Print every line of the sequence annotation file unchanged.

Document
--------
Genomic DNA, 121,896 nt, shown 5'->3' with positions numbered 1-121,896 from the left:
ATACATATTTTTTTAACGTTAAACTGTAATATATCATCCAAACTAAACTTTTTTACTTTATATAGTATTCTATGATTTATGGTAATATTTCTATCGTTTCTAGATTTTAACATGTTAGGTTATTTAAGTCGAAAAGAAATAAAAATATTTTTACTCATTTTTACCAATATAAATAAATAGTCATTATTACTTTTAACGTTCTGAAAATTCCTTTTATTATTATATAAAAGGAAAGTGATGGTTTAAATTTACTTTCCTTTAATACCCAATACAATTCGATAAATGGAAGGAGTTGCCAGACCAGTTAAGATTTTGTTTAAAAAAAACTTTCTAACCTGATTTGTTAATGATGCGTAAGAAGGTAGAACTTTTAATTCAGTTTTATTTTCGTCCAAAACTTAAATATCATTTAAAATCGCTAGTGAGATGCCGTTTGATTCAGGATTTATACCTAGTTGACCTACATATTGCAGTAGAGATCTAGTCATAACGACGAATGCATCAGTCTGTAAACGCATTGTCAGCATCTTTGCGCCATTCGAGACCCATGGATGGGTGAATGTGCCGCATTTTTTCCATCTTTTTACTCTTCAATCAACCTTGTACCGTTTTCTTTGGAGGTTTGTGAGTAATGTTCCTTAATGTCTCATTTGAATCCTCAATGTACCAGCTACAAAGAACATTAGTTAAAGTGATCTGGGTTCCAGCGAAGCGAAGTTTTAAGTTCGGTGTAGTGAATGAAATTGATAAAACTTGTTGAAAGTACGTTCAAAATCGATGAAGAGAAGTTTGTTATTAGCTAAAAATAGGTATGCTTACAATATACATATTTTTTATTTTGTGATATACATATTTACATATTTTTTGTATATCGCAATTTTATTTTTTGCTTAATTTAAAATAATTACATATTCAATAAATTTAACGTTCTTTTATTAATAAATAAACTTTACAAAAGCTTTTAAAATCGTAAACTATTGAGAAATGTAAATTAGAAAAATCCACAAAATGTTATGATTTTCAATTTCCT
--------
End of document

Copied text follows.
Genomic DNA, 121,896 nt, shown 5'->3' with positions numbered 1-121,896 from the left:
ATACATATTTTTTTAACGTTAAACTGTAATATATCATCCAAACTAAACTTTTTTACTTTATATAGTATTCTATGATTTATGGTAATATTTCTATCGTTTCTAGATTTTAACATGTTAGGTTATTTAAGTCGAAAAGAAATAAAAATATTTTTACTCATTTTTACCAATATAAATAAATAGTCATTATTACTTTTAACGTTCTGAAAATTCCTTTTATTATTATATAAAAGGAAAGTGATGGTTTAAATTTACTTTCCTTTAATACCCAATACAATTCGATAAATGGAAGGAGTTGCCAGACCAGTTAAGATTTTGTTTAAAAAAAACTTTCTAACCTGATTTGTTAATGATGCGTAAGAAGGTAGAACTTTTAATTCAGTTTTATTTTCGTCCAAAACTTAAATATCATTTAAAATCGCTAGTGAGATGCCGTTTGATTCAGGATTTATACCTAGTTGACCTACATATTGCAGTAGAGATCTAGTCATAACGACGAATGCATCAGTCTGTAAACGCATTGTCAGCATCTTTGCGCCATTCGAGACCCATGGATGGGTGAATGTGCCGCATTTTTTCCATCTTTTTACTCTTCAATCAACCTTGTACCGTTTTCTTTGGAGGTTTGTGAGTAATGTTCCTTAATGTCTCATTTGAATCCTCAATGTACCAGCTACAAAGAACATTAGTTAAAGTGATCTGGGTTCCAGCGAAGCGAAGTTTTAAGTTCGGTGTAGTGAATGAAATTGATAAAACTTGTTGAAAGTACGTTCAAAATCGATGAAGAGAAGTTTGTTATTAGCTAAAAATAGGTATGCTTACAATATACATATTTTTTATTTTGTGATATACATATTTACATATTTTTTGTATATCGCAATTTTATTTTTTGCTTAATTTAAAATAATTACATATTCAATAAATTTAACGTTCTTTTATTAATAAATAAACTTTACAAAAGCTTTTAAAATCGTAAACTATTGAGAAATGTAAATTAGAAAAATCCACAAAATGTTATGATTTTCAATTTCCT